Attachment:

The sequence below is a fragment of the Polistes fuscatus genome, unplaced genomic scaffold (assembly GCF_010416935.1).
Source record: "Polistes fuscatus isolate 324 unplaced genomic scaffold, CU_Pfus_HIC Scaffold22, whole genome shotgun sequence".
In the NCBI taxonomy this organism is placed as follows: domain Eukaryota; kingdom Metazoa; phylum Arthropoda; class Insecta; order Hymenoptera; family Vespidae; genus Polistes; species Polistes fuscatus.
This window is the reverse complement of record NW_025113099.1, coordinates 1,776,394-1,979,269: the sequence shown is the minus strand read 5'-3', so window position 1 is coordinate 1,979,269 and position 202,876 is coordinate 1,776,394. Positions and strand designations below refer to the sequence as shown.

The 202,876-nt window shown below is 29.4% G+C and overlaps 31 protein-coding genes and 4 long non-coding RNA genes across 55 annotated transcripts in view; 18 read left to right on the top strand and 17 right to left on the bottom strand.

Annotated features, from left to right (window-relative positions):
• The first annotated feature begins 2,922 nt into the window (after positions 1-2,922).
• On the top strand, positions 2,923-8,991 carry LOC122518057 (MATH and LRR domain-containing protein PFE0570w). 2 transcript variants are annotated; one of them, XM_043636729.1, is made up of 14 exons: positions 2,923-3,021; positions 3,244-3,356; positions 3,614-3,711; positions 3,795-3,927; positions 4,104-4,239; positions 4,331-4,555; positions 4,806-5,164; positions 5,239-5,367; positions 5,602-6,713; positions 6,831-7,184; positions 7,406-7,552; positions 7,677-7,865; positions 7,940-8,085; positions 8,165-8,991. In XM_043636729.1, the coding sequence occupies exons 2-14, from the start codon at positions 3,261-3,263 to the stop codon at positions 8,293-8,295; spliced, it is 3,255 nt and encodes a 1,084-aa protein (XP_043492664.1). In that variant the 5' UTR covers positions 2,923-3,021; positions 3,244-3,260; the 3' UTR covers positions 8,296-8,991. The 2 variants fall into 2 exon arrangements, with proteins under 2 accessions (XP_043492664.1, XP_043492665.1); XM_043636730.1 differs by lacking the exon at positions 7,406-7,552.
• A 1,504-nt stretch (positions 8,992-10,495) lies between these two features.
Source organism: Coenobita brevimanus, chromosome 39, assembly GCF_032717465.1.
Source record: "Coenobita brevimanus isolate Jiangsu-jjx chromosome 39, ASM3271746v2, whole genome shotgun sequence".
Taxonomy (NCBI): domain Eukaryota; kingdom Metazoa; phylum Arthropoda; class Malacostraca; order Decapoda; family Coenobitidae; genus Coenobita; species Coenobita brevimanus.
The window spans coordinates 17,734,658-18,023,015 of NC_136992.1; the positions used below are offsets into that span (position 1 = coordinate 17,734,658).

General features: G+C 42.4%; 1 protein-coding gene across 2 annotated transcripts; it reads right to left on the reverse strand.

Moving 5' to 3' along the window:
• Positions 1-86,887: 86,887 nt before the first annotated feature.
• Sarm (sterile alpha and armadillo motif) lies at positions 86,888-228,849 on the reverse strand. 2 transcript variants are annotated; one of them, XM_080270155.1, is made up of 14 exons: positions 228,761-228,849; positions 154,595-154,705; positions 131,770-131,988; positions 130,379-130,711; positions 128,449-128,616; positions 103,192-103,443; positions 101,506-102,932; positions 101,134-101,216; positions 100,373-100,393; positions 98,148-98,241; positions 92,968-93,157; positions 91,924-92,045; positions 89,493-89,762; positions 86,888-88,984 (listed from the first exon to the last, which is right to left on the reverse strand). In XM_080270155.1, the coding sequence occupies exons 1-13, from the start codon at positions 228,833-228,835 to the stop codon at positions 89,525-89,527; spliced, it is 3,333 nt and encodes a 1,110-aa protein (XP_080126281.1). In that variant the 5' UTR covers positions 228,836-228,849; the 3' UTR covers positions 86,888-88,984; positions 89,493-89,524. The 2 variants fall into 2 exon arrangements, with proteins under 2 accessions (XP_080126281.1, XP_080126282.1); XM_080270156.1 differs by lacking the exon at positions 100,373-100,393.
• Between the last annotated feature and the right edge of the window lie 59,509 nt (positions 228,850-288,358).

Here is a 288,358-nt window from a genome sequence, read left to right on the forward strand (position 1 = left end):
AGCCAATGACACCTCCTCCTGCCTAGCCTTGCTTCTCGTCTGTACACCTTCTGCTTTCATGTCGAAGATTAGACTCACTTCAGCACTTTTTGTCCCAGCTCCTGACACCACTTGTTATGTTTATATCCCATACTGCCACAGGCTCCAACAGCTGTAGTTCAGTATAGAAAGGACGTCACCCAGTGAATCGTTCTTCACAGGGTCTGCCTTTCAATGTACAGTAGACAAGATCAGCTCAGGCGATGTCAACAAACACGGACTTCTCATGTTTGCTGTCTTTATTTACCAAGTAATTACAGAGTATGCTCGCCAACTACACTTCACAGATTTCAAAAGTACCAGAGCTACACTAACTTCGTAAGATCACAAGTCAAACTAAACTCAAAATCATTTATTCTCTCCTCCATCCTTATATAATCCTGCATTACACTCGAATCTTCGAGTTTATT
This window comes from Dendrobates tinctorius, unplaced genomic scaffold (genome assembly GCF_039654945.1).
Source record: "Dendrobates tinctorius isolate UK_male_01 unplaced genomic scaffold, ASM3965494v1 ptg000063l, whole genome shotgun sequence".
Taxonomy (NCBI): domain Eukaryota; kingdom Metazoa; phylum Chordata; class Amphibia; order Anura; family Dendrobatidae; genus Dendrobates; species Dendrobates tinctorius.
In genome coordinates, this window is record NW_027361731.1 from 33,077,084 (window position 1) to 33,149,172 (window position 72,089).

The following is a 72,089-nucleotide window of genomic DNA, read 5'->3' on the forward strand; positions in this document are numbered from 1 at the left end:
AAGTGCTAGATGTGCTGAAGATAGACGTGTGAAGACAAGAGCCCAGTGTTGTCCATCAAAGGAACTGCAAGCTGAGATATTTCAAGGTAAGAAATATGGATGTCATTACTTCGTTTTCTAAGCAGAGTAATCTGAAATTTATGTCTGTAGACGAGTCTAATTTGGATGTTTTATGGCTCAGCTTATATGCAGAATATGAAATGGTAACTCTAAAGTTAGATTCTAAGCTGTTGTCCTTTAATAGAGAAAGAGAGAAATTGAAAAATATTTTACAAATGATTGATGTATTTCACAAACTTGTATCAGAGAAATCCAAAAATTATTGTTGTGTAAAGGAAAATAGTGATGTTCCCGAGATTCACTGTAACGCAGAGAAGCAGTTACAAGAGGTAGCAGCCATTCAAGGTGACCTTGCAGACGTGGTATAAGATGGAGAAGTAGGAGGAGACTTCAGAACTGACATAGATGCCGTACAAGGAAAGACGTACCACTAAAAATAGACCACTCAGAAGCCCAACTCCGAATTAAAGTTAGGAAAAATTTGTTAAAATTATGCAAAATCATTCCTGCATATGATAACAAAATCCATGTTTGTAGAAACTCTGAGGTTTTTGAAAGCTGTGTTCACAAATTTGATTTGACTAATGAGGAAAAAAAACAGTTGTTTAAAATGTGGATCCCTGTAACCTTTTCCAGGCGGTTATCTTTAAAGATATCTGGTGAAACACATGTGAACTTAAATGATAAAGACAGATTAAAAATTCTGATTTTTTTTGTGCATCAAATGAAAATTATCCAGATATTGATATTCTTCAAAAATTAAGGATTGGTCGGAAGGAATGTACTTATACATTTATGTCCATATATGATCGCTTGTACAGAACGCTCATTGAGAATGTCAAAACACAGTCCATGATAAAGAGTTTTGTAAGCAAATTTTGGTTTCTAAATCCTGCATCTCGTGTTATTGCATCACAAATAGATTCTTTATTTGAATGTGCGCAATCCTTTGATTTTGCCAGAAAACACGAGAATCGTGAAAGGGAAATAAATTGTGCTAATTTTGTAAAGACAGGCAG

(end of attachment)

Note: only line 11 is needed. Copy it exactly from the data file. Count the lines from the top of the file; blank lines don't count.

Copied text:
Source record: "Coenobita brevimanus isolate Jiangsu-jjx chromosome 39, ASM3271746v2, whole genome shotgun sequence".